File bundling with Gulp

As the project is moving forward there are new files appearing. There are few javascript files now, and I know there are going to be more to come. This is bit of an issue – more files mean more requests to server, which directly causes slower loading time. Browsers can only do so many concurrent requests, if you will require more files than browser limit, you will have to wait for previous request to complete. On server it is also more stressing to serve dozen requests for different files than to give one file and be done with it.

With Visual Studio 2015 comes built in support for task running. There are few task systems available, most popular being Grunt and Gulp. They support various javascript written tasks and you can always write your own one, doing what you need. They may be used for anything, but I will get them to do bundling for me.

Bundling is process of merging multiple files into one resource, that can then be used on page. In my case I want to get all my javascript files bundled, but css can also be merged if you want. I’ve picked Gulp as my poison of choice.

First thing that has to be done is to create packages.json file – Visual studio has template file to support that. Second – gulpfile.js – in this file I will be defining my tasks, gulp automatically looks for this file for list of tasks. So does task runner explorer (you can turn its window on in View-Other Windows-Task Runner Explorer, or by pressign Ctrl+Alt+Backspace).

What I need is some task definitions downloaded by npm – node js package manager. To do this I write what I need in packages.json

{
    "version": "1.0.0",
    "name": "ASP.NET",
    "private": true,
  "devDependencies": {
    "gulp": "3.9.1",
    "gulp-concat": "2.6.0",
    "gulp-concat-css": "2.2.0",
    "del": "2.2.0"
  }
}

DevDependencies is the section of interest here. I will be using gulp to run tasks, gulp-concat for javascript files and del for removing unnecessary files. You can right on this file in Solution Explorer and restore packages. They will appear in node_modules directory.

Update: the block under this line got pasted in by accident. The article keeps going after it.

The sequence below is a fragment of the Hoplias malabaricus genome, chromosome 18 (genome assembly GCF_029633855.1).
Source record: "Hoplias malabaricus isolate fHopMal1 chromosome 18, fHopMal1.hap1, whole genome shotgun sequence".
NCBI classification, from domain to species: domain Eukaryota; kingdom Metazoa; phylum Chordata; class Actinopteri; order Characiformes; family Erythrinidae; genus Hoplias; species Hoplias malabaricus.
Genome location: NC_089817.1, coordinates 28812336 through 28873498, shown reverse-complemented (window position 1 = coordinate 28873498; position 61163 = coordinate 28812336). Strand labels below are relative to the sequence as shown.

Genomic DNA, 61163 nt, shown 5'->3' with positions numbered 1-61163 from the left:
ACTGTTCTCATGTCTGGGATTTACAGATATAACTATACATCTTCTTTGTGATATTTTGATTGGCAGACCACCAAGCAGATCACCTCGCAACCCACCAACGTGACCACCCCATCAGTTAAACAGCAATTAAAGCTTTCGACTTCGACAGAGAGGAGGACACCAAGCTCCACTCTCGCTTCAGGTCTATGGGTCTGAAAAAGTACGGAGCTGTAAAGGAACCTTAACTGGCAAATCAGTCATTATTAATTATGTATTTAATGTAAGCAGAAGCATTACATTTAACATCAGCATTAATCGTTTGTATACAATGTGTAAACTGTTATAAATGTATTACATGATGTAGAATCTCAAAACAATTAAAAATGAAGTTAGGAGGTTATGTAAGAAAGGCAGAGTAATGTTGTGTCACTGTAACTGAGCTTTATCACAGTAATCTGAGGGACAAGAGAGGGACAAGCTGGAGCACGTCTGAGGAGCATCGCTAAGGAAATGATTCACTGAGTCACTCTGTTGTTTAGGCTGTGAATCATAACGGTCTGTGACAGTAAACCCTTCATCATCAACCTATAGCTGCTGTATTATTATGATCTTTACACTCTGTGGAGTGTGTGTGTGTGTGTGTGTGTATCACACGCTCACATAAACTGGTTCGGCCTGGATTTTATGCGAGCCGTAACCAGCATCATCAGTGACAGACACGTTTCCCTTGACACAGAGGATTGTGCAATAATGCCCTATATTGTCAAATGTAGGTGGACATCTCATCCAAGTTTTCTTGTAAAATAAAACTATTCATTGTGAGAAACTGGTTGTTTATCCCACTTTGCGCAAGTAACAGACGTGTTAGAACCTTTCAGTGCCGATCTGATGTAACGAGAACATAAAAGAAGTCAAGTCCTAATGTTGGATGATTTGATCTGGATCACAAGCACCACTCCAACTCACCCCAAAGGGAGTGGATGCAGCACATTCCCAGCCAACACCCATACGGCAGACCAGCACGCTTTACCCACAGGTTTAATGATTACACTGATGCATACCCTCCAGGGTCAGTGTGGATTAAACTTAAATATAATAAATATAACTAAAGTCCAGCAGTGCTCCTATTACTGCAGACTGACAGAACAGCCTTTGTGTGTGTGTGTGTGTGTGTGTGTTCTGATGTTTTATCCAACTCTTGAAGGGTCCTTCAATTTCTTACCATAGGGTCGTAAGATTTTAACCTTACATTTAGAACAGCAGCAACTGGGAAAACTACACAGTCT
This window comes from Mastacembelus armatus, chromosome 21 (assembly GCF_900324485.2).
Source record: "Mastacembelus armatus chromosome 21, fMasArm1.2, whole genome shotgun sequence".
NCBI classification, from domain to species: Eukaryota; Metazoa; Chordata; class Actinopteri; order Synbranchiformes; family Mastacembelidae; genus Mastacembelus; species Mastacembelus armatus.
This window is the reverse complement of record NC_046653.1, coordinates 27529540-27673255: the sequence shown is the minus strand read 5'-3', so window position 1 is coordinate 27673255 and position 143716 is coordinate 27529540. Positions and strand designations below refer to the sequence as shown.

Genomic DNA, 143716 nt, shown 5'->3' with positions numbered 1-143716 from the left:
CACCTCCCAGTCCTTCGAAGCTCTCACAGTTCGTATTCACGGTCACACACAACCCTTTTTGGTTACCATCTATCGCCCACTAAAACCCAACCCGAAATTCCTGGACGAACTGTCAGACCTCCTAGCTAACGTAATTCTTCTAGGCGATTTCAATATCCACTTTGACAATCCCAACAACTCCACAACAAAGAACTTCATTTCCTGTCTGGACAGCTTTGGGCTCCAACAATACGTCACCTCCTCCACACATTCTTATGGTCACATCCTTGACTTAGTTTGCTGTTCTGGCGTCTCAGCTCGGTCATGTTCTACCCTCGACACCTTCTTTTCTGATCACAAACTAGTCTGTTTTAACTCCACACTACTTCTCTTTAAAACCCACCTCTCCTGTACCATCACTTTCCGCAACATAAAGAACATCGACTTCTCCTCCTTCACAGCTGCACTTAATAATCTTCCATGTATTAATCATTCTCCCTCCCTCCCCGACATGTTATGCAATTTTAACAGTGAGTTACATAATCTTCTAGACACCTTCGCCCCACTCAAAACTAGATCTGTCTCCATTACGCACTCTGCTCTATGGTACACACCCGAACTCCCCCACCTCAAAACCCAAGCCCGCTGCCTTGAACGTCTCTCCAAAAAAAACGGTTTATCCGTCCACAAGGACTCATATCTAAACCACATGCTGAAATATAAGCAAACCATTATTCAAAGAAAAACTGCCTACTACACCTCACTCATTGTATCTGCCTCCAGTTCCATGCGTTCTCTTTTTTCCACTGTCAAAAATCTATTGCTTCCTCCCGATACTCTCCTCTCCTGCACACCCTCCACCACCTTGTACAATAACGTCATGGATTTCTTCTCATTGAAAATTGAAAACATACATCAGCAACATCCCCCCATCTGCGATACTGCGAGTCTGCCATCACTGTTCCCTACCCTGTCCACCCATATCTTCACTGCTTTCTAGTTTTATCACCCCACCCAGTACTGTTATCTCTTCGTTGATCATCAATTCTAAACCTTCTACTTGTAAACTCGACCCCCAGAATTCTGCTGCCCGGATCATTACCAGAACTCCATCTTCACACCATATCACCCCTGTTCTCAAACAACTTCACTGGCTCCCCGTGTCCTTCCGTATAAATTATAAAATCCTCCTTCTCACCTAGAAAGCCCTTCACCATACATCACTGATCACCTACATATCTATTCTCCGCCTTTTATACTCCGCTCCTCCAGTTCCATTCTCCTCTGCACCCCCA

Now it is time to write some tasks in gulp. First – it needs to import required tasks (the ones that were references through packages.json):

var gulp = require('gulp');
var concat = require('gulp-concat');
var concatCss = require('gulp-concat-css');
var del = require('del');

And after that tasks can be defined:

var bundlesOutputDir = "Bundles";

var bundles = [
    { scripts: ["Content/raim.js", "Content/PlayersList.js"], output: "raim_main.js"}
];

gulp.task('clean', function () {
    del(bundlesOutputDir + '/*');
});

gulp.task('bundling', function () {
    bundles.forEach(function (bundle) {
        gulp.src(bundle.scripts)
            .pipe(concat(bundle.output))
            .pipe(gulp.dest(bundlesOutputDir));
    });
});

Those are pretty basic. clean goes to defined output directory for bundles and removes all the files. bundling on the other hand iterates over my array of bundles I want to create (which at the moment only holds one thing), loads those files (or marks them as files to process), pipes (forwards) them to concat task, which handles merging files and creates new file with name passed as parameter. This newly created file is then piped to gulp.dest task, which outputs it to target directory.

When ran from task explorer it sure does create raim_main.js file in Bundles directory!

But bundling by hand is not what I want to do. This should be done automatically, each time I change any file. I want to have them ready for use the second I stop writing them. For this, gulp.watch is perfect:

gulp.task("watch", function () {
    bundles.forEach(function (bundle) {
        gulp.watch(bundle.scripts, ['clean', 'bundling']);
    });
});

gulp.task('default', ['clean', 'bundling', 'watch']);

Again, going through all bundles, I mark those files for watch process and each time any of those files change I want to trigger clean task and later bundling. Additionally, default task is created to run those tasks automatically when gulp is ran as parameter (e.g. from console or during build process on CI machine).

Triggering default task prepares working space for me, old bundles removed, new ones created and watch configured.

But what about newly cloned repository, if someone downloads it? Or if I restart visual studio – I don’t want to have to go to task explorer and trigger those tasks. Thankfully Visual Studio supports biding tasks to few events in VS, one of those being – project opened. It is done simply by providing special structure in comment at top of the file:

/// <binding ProjectOpened='default' />

There can be comma separated list of tasks to run on start, but I just need one at the moment. This way if I unload the project, kill task running in background, and reload main project again – default tasks kicks in automatically, preparing workspace. Neat!

What is left is to reference the bundle from html file:

<a href="http://../Bundles/raim_main.js">http://../Bundles/raim_main.js</a>

And it should be… wait – no. Scripts are in Bundles directory, but Nancy wont be serving those files. What it needs is some configuration to tell it there is static content there. One line in Bootstrap file:

nancyConventions.StaticContentsConventions.AddDirectory("Bundles");

And only now all is running smoothly.

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